THE SQL Server Blog Spot on the Web

Welcome to - The SQL Server blog spot on the web Sign in | |
in Search

SELECT Hints, Tips, Tricks FROM Hugo Kornelis WHERE RDBMS = 'SQL Server'

Poor men see sharp - more cursor optimization

This blog has moved! You can find this content at the following new location:

Published Wednesday, November 28, 2007 12:47 AM by Hugo Kornelis

Comment Notification

If you would like to receive an email when updates are made to this post, please register here

Subscribe to this post's comments using RSS



cinahcaM madA said:

Yes, DataSets are dogs :(... I actually wrote a lightweight replacement for a client a while back that used a SqlDataReader and loaded the data into arrays internally and exposed a small subset of the properties and methods that a real DataSet / DataTable / DataRow does (i.e., the only ones that most people ever use <g>).  Extensive perf testing showed that the custom lightweight version was about 2x as fast to fill, and no slower to retrieve data from, than the Framework's version.  The solution was targeted for .NET 1.1 and I'm not sure if that figure would be valid today, but if you're really really bored you might try rolling your own to see what happens...

By the way, please vote here for MARS in SQLCLR, which would solve this problem:

November 27, 2007 6:18 PM

Remus Rusanu said:

For an extra bit of performance in the SQLCLR cursor you can use the CommandBehavior.SequentialAccess in ExecuteReader (). This gives also gives much nicer stream semantics to large data columns.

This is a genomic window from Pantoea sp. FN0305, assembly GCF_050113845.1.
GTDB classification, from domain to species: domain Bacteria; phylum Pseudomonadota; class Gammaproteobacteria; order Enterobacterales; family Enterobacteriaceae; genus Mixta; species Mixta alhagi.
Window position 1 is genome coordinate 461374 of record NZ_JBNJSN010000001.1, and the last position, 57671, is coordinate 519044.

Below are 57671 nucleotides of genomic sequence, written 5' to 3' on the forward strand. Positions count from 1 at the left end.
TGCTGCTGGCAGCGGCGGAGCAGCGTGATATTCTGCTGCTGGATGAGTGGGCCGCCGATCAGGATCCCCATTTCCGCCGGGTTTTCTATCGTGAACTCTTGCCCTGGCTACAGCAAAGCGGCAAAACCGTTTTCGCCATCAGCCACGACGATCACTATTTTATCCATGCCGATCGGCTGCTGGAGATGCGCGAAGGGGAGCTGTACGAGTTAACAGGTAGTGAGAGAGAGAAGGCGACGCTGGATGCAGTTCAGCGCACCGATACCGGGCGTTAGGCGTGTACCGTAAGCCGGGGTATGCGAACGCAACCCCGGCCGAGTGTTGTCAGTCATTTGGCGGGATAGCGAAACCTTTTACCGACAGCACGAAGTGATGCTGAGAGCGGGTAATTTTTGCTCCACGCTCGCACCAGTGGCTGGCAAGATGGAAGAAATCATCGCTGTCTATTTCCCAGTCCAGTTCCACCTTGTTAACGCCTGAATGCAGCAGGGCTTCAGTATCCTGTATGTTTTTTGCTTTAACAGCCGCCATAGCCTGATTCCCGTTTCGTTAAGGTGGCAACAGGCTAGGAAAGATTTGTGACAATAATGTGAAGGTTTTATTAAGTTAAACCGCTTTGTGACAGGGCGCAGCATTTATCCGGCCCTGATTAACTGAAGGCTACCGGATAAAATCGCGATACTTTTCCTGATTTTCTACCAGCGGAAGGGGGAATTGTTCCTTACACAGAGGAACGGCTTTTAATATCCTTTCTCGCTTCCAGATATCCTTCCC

November 28, 2007 12:59 AM

R. S. Reitz said:

But how does the CLR read-only-once option compare to the set-based solution?

November 28, 2007 9:27 AM

Hugo Kornelis said:

Adam: You are severely overestimating my abilities in .Net coding if you think that I am able to roll my own DataSet replacement. However, if you send me the code (or the bits), I'll gladly give my test code another run or two.

I voted 4 for the MARS suggestion. I would have voted 5 if I had the idea that SQLCLR is or should be widely used, but I think it'll always remain a useful option to have as the ideal solution for a small percentage of problems.

Remus: Good point. I tested with and without this option, and saw no statistically relevant difference (only 2 ms difference after 5 runs for each version).

R.S.Reitz: The set-based solution can start late, pause halfway for a cup of tea, and will still arrive early enough to have dinner ready long before any of the iterative versions arrive. It takes a mere 188 ms.

November 28, 2007 2:21 PM

SELECT Hints, Tips, Tricks FROM Hugo Kornelis WHERE RDBMS = 'SQL Server' said:

Some problems can only be solved by brute-forcing every possible combination. The problem with such an

November 30, 2007 4:58 PM

Venkatesan Prabu said:

Nice post mate.


Venkatesan Prabu .J

November 25, 2009 12:00 PM

Leave a Comment


About Hugo Kornelis

Hugo is co-founder and R&D lead of perFact BV, a Dutch company that strives to improve analysis methods and to develop computer-aided tools that will generate completely functional applications from the analysis deliverable. The chosen platform for this development is SQL Server. In his spare time, Hugo likes to visit the SQL Server newsgroups, in order to share and enhance his knowledge of SQL Server.
Privacy Statement